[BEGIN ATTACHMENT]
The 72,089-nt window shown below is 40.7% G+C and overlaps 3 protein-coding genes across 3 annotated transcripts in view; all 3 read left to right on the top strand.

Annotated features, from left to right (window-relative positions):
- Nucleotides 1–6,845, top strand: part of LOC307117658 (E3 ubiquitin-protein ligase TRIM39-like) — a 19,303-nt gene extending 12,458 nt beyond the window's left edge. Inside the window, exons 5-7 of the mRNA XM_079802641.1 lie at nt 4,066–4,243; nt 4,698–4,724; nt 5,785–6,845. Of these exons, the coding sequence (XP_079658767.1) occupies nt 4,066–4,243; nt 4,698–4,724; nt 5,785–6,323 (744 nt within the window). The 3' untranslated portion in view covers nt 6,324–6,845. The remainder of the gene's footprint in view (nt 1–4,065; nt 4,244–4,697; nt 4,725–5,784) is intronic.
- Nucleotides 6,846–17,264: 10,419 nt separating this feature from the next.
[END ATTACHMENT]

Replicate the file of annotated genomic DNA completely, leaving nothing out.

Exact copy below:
The 72,089-nt window shown below is 40.7% G+C and overlaps 3 protein-coding genes across 3 annotated transcripts in view; all 3 read left to right on the top strand.

Annotated features, from left to right (window-relative positions):
- Nucleotides 1–6,845, top strand: part of LOC307117658 (E3 ubiquitin-protein ligase TRIM39-like) — a 19,303-nt gene extending 12,458 nt beyond the window's left edge. Inside the window, exons 5-7 of the mRNA XM_079802641.1 lie at nt 4,066–4,243; nt 4,698–4,724; nt 5,785–6,845. Of these exons, the coding sequence (XP_079658767.1) occupies nt 4,066–4,243; nt 4,698–4,724; nt 5,785–6,323 (744 nt within the window). The 3' untranslated portion in view covers nt 6,324–6,845. The remainder of the gene's footprint in view (nt 1–4,065; nt 4,244–4,697; nt 4,725–5,784) is intronic.
- Nucleotides 6,846–17,264: 10,419 nt separating this feature from the next.